At Riverside Primary School we are keen to promote the study of a foreign language because of its increasing importance in the modern world. This has been recognised in the National Languages Strategy ‘Languages for All, Languages for Life’ where there is the commitment to give every child between the ages of 7 and 11 the entitlement to learn a new language. There is also increasing recognition that enriching the curriculum and releasing children’s creative energy through sport, drama, music and languages reinforces their understanding of the basics and helps them enjoy a broader, more balanced curriculum. Ofsted cites the best primary schools as those already providing this breadth alongside the building blocks of literacy and numeracy.
In the United Kingdom it tends to be ignored that 60-70% of the world’s population is bilingual, in the sense that they have acquired a functional use of two or more languages. In many countries outside the U.K. major attempts are being made to introduce languages to young learners and in Europe most children learn a foreign language at primary school. In some European countries children are ready to start a third language by the age of 11.
At primary age children are still very malleable and receptive to learning a language and it is proven that a young child’s brain is uniquely well adapted for language learning, especially in the first 10 years of life. We are discovering, in this country, that we underestimate what our children can achieve and language learning is now being put firmly on the agenda in all phases of education and training. There is now an entitlement to language learning for pupils at Key Stage 2 and the DFES want primary schools to ‘embed language learning into the curriculum.
The development of ICT, email and internet mean not only that there are fewer international barriers, but also that they provide the means to learn a language and communicate it in a more innovative way.
The experience of learning and using a foreign language makes its unique contribution to the whole curriculum by taking children out of the familiar environment which is pervaded by English and allowing them to explore the life-style and culture of another land through the medium of its language. This in turn provides a satisfying, enjoyable and intellectually challenging experience for children in coping with a different linguistic medium.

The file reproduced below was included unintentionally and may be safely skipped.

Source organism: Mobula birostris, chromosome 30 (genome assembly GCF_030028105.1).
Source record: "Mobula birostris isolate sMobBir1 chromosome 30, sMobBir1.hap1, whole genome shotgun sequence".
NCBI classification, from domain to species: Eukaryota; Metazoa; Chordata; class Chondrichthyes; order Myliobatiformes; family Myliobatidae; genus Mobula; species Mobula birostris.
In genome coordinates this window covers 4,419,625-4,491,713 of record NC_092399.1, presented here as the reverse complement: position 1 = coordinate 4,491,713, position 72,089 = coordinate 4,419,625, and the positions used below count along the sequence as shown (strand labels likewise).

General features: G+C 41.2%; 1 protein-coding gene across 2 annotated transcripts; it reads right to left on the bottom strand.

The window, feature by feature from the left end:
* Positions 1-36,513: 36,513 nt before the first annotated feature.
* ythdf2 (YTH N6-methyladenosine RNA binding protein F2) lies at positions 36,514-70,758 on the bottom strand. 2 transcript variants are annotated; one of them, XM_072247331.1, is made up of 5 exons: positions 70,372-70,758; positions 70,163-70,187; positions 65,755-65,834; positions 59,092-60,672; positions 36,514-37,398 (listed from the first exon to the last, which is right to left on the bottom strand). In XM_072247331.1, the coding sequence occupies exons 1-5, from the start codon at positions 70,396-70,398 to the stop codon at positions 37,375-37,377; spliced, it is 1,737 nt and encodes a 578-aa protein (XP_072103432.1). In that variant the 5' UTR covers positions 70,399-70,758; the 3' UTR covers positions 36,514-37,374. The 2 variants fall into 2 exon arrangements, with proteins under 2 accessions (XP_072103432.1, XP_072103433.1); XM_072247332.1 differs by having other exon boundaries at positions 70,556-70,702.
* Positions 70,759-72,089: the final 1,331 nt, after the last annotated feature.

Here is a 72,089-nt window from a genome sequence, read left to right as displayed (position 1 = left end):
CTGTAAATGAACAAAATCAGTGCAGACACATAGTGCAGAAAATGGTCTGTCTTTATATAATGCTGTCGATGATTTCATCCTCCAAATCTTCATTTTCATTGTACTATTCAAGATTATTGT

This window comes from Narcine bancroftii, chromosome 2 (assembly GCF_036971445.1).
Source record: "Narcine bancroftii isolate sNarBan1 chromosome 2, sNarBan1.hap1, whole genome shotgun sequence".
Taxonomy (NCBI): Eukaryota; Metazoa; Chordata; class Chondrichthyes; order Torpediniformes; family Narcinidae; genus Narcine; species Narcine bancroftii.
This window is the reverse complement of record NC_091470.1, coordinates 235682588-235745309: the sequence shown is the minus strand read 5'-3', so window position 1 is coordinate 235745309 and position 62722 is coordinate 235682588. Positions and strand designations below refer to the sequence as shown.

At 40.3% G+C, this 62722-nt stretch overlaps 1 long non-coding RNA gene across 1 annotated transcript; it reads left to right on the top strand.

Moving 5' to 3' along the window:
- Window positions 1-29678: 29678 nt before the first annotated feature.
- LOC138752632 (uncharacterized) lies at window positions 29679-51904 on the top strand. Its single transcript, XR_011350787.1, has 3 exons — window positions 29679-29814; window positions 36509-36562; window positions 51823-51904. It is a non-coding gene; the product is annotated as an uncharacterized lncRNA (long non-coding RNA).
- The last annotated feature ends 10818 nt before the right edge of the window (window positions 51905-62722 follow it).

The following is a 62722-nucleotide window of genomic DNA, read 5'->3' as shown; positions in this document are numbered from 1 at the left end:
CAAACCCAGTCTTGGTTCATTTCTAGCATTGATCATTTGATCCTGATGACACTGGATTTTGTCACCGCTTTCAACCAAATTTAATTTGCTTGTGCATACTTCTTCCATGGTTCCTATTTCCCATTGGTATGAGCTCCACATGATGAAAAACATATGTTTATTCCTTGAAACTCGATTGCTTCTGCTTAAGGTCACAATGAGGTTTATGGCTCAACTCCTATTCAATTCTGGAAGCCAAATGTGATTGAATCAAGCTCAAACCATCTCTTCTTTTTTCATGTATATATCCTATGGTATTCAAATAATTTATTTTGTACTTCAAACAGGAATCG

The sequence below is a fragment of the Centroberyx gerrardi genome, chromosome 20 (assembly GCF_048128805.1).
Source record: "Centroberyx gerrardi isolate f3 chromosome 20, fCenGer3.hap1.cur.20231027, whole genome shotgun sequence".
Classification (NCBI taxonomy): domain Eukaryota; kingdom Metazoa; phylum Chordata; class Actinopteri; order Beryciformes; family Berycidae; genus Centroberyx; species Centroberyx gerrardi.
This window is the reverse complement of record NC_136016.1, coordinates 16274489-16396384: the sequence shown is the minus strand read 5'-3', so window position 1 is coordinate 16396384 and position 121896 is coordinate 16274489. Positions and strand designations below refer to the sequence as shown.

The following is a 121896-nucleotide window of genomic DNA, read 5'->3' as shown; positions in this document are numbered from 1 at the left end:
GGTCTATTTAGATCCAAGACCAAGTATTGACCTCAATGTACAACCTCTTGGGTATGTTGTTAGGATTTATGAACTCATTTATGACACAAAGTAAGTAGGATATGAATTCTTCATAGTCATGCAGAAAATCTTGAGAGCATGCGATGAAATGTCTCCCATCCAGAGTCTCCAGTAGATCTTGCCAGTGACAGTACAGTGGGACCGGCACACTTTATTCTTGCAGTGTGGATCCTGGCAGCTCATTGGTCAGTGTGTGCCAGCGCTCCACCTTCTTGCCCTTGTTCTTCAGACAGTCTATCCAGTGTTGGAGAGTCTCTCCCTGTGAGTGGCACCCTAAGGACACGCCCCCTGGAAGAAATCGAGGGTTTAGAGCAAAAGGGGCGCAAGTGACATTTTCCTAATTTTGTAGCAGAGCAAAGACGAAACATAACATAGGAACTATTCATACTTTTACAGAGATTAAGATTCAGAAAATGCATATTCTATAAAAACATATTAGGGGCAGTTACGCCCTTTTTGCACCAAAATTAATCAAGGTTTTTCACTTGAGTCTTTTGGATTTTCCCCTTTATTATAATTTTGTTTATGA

Learning a foreign language makes an important contribution to learning in general. As well as teaching the meaning of words and sentences (an awareness of language), it promotes social interaction and fosters sympathetic attitudes towards the culture and people of a foreign country, by adjusting to different social conventions. Such attitudes help to promote goodwill and to counter insularity and prejudice.
Opportunities are promoted through children developing their skills of communication by listening, speaking, reading and writing. The study of a language involves practise of observational and study skills and committing to memory of useful material for subsequent recall. Use of role play can also develop creative and imaginative expertise as well as empathy and understanding.
Finally, effective foreign language learning equips children with a skill which is advantageous to high school education, adult life and work. Success in industry and commerce depends increasingly on our willingness and ability to communicate with potential customers in their own language. With the greater mobility of the work force within the European community it is very likely that children will later need to use a foreign language in employment. Others will use it for reading, travel, recreation and personal contacts, either at home or abroad.
Unfortunately not the ones with chocolate chips.
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